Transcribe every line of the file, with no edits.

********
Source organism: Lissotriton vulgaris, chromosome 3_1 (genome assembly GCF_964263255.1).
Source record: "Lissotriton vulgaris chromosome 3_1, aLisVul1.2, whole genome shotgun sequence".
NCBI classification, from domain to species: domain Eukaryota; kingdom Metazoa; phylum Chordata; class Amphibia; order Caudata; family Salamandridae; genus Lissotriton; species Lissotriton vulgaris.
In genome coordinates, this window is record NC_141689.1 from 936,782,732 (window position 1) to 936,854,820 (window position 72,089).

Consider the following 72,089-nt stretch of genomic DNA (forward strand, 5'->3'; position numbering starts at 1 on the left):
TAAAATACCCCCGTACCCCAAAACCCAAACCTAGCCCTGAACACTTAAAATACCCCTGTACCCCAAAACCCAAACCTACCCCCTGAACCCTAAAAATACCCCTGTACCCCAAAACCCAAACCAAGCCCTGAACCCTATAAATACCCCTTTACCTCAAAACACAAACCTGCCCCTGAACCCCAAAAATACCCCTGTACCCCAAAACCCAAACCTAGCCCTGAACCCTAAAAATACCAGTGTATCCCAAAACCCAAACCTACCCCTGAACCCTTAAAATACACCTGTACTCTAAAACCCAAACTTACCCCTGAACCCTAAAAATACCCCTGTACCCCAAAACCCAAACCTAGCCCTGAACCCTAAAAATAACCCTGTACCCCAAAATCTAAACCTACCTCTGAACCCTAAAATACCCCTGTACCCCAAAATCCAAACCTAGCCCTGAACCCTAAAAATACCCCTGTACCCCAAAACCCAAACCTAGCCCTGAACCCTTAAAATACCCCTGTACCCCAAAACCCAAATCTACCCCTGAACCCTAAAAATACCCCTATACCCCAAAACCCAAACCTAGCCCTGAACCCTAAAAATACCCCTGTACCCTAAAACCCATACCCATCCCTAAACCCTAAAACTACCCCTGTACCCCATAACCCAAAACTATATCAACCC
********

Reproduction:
Source organism: Lissotriton vulgaris, chromosome 3_1 (genome assembly GCF_964263255.1).
Source record: "Lissotriton vulgaris chromosome 3_1, aLisVul1.2, whole genome shotgun sequence".
NCBI classification, from domain to species: domain Eukaryota; kingdom Metazoa; phylum Chordata; class Amphibia; order Caudata; family Salamandridae; genus Lissotriton; species Lissotriton vulgaris.
In genome coordinates, this window is record NC_141689.1 from 936,782,732 (window position 1) to 936,854,820 (window position 72,089).

Consider the following 72,089-nt stretch of genomic DNA (forward strand, 5'->3'; position numbering starts at 1 on the left):
TAAAATACCCCCGTACCCCAAAACCCAAACCTAGCCCTGAACACTTAAAATACCCCTGTACCCCAAAACCCAAACCTACCCCCTGAACCCTAAAAATACCCCTGTACCCCAAAACCCAAACCAAGCCCTGAACCCTATAAATACCCCTTTACCTCAAAACACAAACCTGCCCCTGAACCCCAAAAATACCCCTGTACCCCAAAACCCAAACCTAGCCCTGAACCCTAAAAATACCAGTGTATCCCAAAACCCAAACCTACCCCTGAACCCTTAAAATACACCTGTACTCTAAAACCCAAACTTACCCCTGAACCCTAAAAATACCCCTGTACCCCAAAACCCAAACCTAGCCCTGAACCCTAAAAATAACCCTGTACCCCAAAATCTAAACCTACCTCTGAACCCTAAAATACCCCTGTACCCCAAAATCCAAACCTAGCCCTGAACCCTAAAAATACCCCTGTACCCCAAAACCCAAACCTAGCCCTGAACCCTTAAAATACCCCTGTACCCCAAAACCCAAATCTACCCCTGAACCCTAAAAATACCCCTATACCCCAAAACCCAAACCTAGCCCTGAACCCTAAAAATACCCCTGTACCCTAAAACCCATACCCATCCCTAAACCCTAAAACTACCCCTGTACCCCATAACCCAAAACTATATCAACCC